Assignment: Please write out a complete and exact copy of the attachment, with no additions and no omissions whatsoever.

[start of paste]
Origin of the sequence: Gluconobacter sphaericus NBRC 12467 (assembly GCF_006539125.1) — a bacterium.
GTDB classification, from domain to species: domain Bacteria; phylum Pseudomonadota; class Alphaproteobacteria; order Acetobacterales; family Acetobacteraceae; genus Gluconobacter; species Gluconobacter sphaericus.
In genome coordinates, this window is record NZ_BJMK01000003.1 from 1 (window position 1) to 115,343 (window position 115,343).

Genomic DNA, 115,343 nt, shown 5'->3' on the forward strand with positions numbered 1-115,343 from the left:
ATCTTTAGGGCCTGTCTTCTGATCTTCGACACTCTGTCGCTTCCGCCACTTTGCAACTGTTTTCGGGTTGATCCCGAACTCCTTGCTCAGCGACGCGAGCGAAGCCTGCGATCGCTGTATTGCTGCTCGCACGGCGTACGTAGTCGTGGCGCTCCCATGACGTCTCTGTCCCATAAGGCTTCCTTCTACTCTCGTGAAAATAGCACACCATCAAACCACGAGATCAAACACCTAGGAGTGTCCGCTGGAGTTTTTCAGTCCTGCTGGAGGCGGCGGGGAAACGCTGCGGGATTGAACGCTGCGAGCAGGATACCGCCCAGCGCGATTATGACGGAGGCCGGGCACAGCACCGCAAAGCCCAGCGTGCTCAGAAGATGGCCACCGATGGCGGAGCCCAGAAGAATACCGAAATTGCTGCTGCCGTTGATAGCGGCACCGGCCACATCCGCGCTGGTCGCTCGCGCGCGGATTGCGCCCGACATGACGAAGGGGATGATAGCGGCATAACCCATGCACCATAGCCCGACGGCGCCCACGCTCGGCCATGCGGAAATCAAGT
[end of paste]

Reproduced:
Origin of the sequence: Gluconobacter sphaericus NBRC 12467 (assembly GCF_006539125.1) — a bacterium.
GTDB classification, from domain to species: domain Bacteria; phylum Pseudomonadota; class Alphaproteobacteria; order Acetobacterales; family Acetobacteraceae; genus Gluconobacter; species Gluconobacter sphaericus.
In genome coordinates, this window is record NZ_BJMK01000003.1 from 1 (window position 1) to 115,343 (window position 115,343).

Genomic DNA, 115,343 nt, shown 5'->3' on the forward strand with positions numbered 1-115,343 from the left:
ATCTTTAGGGCCTGTCTTCTGATCTTCGACACTCTGTCGCTTCCGCCACTTTGCAACTGTTTTCGGGTTGATCCCGAACTCCTTGCTCAGCGACGCGAGCGAAGCCTGCGATCGCTGTATTGCTGCTCGCACGGCGTACGTAGTCGTGGCGCTCCCATGACGTCTCTGTCCCATAAGGCTTCCTTCTACTCTCGTGAAAATAGCACACCATCAAACCACGAGATCAAACACCTAGGAGTGTCCGCTGGAGTTTTTCAGTCCTGCTGGAGGCGGCGGGGAAACGCTGCGGGATTGAACGCTGCGAGCAGGATACCGCCCAGCGCGATTATGACGGAGGCCGGGCACAGCACCGCAAAGCCCAGCGTGCTCAGAAGATGGCCACCGATGGCGGAGCCCAGAAGAATACCGAAATTGCTGCTGCCGTTGATAGCGGCACCGGCCACATCCGCGCTGGTCGCTCGCGCGCGGATTGCGCCCGACATGACGAAGGGGATGATAGCGGCATAACCCATGCACCATAGCCCGACGGCGCCCACGCTCGGCCATGCGGAAATCAAGT